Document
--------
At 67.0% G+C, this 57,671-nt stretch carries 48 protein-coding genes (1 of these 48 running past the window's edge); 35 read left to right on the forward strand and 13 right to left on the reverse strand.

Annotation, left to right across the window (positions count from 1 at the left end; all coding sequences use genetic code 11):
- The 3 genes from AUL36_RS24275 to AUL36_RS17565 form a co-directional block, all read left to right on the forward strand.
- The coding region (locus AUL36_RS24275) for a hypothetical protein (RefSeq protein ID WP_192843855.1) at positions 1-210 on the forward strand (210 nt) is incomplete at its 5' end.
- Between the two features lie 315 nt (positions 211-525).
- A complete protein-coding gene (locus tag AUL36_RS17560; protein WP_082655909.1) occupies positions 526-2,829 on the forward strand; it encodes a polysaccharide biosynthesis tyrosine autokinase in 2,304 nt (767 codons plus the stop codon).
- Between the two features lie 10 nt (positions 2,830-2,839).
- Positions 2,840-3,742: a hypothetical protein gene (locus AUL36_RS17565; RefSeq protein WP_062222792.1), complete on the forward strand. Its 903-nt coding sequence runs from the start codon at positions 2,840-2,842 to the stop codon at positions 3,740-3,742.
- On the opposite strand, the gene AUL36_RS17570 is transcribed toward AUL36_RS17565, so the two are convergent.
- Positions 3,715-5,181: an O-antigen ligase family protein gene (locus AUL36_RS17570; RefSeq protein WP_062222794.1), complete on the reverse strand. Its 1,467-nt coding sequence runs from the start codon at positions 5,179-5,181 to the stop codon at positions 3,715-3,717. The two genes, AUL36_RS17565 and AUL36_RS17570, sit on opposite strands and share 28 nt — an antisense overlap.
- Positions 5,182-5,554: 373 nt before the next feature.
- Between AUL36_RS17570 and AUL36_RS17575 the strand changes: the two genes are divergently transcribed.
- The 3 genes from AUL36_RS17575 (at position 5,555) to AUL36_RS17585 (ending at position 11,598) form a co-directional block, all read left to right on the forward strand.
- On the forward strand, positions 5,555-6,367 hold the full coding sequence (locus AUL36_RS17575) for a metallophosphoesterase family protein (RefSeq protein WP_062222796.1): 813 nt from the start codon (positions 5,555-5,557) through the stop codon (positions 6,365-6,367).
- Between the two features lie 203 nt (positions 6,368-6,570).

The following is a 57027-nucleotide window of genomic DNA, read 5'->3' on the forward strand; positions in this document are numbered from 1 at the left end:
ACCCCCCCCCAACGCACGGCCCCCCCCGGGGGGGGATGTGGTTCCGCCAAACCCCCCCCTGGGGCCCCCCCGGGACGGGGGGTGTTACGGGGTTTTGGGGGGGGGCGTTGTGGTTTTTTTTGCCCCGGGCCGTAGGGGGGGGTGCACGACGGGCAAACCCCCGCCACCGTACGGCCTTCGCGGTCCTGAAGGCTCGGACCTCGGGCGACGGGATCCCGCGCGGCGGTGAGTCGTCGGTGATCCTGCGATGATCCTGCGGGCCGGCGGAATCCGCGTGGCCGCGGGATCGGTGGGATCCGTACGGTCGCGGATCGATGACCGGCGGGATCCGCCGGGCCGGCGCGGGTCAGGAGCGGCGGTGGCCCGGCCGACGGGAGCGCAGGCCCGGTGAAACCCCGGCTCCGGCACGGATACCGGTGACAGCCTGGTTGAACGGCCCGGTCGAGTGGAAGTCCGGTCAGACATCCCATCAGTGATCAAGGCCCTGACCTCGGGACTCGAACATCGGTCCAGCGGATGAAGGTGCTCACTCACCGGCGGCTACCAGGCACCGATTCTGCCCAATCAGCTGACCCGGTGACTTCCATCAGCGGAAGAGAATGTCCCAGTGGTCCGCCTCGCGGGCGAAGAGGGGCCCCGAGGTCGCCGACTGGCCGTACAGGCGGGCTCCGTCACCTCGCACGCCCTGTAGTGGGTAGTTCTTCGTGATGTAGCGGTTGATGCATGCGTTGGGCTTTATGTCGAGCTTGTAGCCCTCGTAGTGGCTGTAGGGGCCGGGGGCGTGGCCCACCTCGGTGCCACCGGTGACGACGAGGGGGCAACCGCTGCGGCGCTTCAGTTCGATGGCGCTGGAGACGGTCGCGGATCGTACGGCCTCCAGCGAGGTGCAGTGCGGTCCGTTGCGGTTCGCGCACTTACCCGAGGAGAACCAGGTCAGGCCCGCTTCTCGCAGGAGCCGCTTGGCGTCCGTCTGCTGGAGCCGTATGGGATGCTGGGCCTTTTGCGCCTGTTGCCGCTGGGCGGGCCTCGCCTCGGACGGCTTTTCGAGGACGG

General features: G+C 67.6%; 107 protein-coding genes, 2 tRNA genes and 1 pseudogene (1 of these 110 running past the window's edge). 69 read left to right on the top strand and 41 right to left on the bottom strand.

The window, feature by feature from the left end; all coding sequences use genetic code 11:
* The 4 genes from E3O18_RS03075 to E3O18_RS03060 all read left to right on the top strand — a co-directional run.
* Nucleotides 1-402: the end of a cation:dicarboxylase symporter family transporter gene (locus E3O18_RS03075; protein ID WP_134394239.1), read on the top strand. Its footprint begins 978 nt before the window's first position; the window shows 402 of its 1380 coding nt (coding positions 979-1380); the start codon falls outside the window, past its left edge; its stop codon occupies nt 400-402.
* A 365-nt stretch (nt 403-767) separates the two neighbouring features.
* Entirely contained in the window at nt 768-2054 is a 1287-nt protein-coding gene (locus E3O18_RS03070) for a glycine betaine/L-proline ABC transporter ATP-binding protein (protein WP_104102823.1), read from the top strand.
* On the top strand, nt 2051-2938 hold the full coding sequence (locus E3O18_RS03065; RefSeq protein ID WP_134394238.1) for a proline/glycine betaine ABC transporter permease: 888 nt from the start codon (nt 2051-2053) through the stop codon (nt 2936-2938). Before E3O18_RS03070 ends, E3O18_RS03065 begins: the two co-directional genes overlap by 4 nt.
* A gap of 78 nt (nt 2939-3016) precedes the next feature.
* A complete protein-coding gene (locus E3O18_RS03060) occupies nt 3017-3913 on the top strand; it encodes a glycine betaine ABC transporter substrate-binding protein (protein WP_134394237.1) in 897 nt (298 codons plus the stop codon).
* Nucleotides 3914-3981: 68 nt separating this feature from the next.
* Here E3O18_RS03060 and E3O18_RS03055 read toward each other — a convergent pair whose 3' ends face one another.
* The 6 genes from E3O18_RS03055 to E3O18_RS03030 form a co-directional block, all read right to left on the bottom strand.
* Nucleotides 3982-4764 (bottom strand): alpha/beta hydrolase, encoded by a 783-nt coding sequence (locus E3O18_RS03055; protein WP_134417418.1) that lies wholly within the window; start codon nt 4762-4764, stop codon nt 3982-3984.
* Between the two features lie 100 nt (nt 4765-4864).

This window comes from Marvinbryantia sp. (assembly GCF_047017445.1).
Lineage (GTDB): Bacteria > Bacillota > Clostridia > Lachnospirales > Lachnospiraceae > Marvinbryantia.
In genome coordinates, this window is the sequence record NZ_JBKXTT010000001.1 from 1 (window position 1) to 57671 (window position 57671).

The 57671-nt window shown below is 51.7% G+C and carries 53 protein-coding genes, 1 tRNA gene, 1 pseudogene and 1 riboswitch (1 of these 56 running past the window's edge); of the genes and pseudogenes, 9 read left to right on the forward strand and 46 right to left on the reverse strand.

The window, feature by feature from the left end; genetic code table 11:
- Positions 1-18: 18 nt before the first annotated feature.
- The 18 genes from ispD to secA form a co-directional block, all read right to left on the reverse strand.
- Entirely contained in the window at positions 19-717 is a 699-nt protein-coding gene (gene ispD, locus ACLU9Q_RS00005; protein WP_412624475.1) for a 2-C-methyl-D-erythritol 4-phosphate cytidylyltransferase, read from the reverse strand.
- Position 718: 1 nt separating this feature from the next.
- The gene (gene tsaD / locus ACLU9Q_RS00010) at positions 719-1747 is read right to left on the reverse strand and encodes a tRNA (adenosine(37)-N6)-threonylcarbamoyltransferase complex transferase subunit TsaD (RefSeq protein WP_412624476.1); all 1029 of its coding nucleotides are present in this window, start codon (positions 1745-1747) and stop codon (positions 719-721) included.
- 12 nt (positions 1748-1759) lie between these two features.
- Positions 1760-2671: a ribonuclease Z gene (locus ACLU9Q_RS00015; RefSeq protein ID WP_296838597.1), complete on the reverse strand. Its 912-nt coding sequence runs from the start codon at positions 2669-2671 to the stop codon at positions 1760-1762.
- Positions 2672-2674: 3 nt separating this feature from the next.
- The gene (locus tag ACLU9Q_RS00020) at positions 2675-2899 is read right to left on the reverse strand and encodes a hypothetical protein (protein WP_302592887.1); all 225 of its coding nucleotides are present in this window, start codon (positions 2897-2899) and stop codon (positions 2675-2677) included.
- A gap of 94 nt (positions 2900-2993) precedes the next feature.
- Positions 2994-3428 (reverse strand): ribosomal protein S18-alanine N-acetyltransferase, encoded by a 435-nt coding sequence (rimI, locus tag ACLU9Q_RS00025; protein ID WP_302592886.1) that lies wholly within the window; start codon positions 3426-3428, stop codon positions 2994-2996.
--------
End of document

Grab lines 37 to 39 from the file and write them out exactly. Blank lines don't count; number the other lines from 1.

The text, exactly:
- Positions 1-18: 18 nt before the first annotated feature.
- The 18 genes from ispD to secA form a co-directional block, all read right to left on the reverse strand.
- Entirely contained in the window at positions 19-717 is a 699-nt protein-coding gene (gene ispD, locus ACLU9Q_RS00005; protein WP_412624475.1) for a 2-C-methyl-D-erythritol 4-phosphate cytidylyltransferase, read from the reverse strand.